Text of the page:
This means they can be used for multiple purposes.
They are great for long approaches, from the tee, and are also very good at cutting through thick rough. They can even be used for chipping the ball from close range.
Beginner golfers will generally find hybrids easier to hit than long (1-4 irons) and we would recommend carrying at least one hybrid in your bag.
Putters are used on the green (or occasionally from the fringe) to get the ball into the hole!
Best Golf Clubs For Beginners
When starting out, the best option is to go for a full set of beginner clubs.
Normally you will get a driver, a 3 wood, a hybrid, 4-PW (irons), and a putter. Everything you need to start playing golf.
You’ll also get a bag to carry your clubs around in (pretty essential!).
You can check out our recommendation for the best irons in 2020 here.
Another option is to go for a set of second hand clubs.
Just make sure that the irons in the second hand set are cavity backs.
You can’t play golf without a golf ball.
In term of which golf balls to go for, we would recommend that you don’t worry about brand, or type, and simply buy balls based on price. Because when you are starting out in golf you are going to lose quite a few balls!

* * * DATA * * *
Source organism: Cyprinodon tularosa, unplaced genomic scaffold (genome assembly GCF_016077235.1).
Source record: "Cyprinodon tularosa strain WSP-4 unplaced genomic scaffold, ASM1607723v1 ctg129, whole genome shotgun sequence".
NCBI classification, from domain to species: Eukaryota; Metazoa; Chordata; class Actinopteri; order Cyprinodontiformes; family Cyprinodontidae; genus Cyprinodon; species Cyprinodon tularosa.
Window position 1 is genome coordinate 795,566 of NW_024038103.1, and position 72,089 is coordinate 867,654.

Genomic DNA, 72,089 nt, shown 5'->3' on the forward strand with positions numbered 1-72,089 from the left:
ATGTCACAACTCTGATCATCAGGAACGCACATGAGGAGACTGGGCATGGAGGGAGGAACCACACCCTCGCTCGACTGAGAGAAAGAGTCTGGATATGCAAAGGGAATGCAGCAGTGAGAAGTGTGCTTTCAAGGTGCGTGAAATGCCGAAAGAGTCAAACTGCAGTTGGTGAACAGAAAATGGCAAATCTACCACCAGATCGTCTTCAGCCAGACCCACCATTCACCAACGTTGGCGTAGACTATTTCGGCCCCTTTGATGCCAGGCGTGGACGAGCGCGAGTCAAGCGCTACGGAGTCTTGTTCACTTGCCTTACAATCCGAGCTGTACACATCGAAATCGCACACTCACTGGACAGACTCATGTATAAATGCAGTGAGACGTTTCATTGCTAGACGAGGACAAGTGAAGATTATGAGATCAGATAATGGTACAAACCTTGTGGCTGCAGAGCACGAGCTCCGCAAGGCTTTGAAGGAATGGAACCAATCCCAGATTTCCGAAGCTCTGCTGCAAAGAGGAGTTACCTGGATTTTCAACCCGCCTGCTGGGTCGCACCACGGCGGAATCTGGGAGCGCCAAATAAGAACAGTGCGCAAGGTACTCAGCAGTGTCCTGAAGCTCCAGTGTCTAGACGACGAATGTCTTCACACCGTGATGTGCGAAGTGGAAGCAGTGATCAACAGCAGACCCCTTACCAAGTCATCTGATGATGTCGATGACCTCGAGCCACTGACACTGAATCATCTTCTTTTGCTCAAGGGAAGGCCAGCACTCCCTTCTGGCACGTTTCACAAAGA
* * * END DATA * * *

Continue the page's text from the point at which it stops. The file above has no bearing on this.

You can get a good deal on 50 second hand Callaway balls from Amazon here.
(the other option is to trawl the rough and woods of your local course and go ball hunting. That way they are free!)
Other Golf Accessories
Besides balls and clubs, there a few other things you’ll need in your bag.
You’ll need some tees for hitting your tee shots (the clue is in the name!).
We recommend going for 2 ¾” wooden tees, which you can push fully into the ground for iron tee shots, or push in just a little bit for hitting the driver.
A pack of 100 tees will cost around $7.
A glove is not essential for starting out. In fact, I personally didn’t wear a glove during my first few years of playing golf.
But it will definitely help you to grip the club more securely, which is essential to a solid swing.
Golf gloves are pretty cheap, and you can pick up a decent one for under $10.
To play good golf you need to feel balanced and firmly connected to the ground while you swing.
Modern golf shoes have soft spikes, which will keep you nice and steady. They are also waterproof, which will keep your feet nice and dry on soggy courses.
You can pick up a good pair for around $50/$60.
Check out our guide to 2019’s best golf shoes here.
A Golf GPS or Watch
Again, this is not an essential. But, as you get better it’s going to become important to know how far you hit the ball with each club, and an accurate distance to the green. So I would recommend investing in a golf GPS or watch.
Here are the best golf GPS watches this year.
Other Bits & Pieces
Here’s a few other things you might need while playing golf:
- An umbrella (for keeping you dry!)
- A pencil (for writing down your scores)
- A ball marker (although a coin will do)
- A pitch repairer (to keep the green keeper happy)
- A patient partner (joking… well kind of!)
Next: How To Play Golf: The Basics